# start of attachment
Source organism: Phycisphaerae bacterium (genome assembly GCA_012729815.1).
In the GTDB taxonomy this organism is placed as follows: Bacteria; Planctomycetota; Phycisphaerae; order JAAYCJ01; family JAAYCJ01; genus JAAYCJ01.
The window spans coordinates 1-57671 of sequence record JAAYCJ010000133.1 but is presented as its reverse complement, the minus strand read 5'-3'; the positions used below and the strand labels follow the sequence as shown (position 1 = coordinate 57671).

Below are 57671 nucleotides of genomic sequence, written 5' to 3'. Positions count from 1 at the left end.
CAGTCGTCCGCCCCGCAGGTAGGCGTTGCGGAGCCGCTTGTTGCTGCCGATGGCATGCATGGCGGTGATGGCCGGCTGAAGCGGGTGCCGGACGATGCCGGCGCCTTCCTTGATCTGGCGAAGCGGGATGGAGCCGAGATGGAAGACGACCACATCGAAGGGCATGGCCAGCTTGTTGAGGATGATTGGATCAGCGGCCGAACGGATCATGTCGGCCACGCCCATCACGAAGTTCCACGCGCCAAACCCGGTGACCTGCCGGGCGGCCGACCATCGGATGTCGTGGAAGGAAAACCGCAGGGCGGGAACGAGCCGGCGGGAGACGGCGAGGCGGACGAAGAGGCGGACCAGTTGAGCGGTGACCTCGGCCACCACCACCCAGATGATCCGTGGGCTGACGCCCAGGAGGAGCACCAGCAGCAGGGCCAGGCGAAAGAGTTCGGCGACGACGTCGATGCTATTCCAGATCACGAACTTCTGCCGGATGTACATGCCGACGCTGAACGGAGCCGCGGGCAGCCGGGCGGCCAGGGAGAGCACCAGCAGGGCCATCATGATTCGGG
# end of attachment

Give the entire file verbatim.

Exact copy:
Source organism: Phycisphaerae bacterium (genome assembly GCA_012729815.1).
In the GTDB taxonomy this organism is placed as follows: Bacteria; Planctomycetota; Phycisphaerae; order JAAYCJ01; family JAAYCJ01; genus JAAYCJ01.
The window spans coordinates 1-57671 of sequence record JAAYCJ010000133.1 but is presented as its reverse complement, the minus strand read 5'-3'; the positions used below and the strand labels follow the sequence as shown (position 1 = coordinate 57671).

Below are 57671 nucleotides of genomic sequence, written 5' to 3'. Positions count from 1 at the left end.
CAGTCGTCCGCCCCGCAGGTAGGCGTTGCGGAGCCGCTTGTTGCTGCCGATGGCATGCATGGCGGTGATGGCCGGCTGAAGCGGGTGCCGGACGATGCCGGCGCCTTCCTTGATCTGGCGAAGCGGGATGGAGCCGAGATGGAAGACGACCACATCGAAGGGCATGGCCAGCTTGTTGAGGATGATTGGATCAGCGGCCGAACGGATCATGTCGGCCACGCCCATCACGAAGTTCCACGCGCCAAACCCGGTGACCTGCCGGGCGGCCGACCATCGGATGTCGTGGAAGGAAAACCGCAGGGCGGGAACGAGCCGGCGGGAGACGGCGAGGCGGACGAAGAGGCGGACCAGTTGAGCGGTGACCTCGGCCACCACCACCCAGATGATCCGTGGGCTGACGCCCAGGAGGAGCACCAGCAGCAGGGCCAGGCGAAAGAGTTCGGCGACGACGTCGATGCTATTCCAGATCACGAACTTCTGCCGGATGTACATGCCGACGCTGAACGGAGCCGCGGGCAGCCGGGCGGCCAGGGAGAGCACCAGCAGGGCCATCATGATTCGGG